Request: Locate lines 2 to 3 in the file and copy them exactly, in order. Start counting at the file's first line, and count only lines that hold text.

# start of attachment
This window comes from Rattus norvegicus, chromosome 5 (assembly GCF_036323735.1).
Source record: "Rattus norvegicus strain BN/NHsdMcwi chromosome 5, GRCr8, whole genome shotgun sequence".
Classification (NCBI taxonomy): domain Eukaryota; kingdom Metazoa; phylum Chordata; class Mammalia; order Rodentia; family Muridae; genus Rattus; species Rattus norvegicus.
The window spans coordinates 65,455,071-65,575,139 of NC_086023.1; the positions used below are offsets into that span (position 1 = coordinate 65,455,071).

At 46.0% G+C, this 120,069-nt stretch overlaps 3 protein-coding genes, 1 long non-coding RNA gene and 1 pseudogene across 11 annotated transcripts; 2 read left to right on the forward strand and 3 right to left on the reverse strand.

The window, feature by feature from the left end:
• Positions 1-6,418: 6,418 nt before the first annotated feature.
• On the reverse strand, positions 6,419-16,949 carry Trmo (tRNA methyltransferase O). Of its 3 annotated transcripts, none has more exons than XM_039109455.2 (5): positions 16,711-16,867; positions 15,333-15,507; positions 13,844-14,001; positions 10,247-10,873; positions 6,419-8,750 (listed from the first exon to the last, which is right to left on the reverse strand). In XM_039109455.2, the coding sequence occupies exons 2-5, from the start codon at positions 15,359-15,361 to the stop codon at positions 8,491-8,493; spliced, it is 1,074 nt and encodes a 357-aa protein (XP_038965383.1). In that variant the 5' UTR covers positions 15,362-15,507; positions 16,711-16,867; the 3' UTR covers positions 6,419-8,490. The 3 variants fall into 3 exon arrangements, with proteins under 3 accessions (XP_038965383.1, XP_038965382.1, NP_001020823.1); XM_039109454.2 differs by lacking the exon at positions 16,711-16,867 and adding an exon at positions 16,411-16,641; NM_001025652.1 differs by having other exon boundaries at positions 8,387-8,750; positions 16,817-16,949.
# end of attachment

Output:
Source record: "Rattus norvegicus strain BN/NHsdMcwi chromosome 5, GRCr8, whole genome shotgun sequence".
Classification (NCBI taxonomy): domain Eukaryota; kingdom Metazoa; phylum Chordata; class Mammalia; order Rodentia; family Muridae; genus Rattus; species Rattus norvegicus.